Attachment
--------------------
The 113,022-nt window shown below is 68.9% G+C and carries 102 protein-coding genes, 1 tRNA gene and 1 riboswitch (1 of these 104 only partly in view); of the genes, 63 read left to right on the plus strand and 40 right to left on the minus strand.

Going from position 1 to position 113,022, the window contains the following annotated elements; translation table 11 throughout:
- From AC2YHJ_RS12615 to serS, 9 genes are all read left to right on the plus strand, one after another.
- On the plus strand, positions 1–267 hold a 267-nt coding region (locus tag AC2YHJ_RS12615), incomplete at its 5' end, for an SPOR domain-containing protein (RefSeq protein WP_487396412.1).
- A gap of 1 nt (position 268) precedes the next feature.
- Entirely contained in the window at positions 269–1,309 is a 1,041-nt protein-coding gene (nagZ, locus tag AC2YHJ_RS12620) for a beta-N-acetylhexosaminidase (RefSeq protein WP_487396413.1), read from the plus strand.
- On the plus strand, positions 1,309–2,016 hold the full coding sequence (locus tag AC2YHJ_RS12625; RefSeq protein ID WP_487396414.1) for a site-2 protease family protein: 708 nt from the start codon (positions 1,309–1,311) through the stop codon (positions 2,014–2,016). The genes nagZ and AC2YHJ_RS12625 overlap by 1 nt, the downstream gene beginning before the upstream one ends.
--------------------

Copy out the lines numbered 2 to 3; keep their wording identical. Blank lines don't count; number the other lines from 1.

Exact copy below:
Going from position 1 to position 113,022, the window contains the following annotated elements; translation table 11 throughout:
- From AC2YHJ_RS12615 to serS, 9 genes are all read left to right on the plus strand, one after another.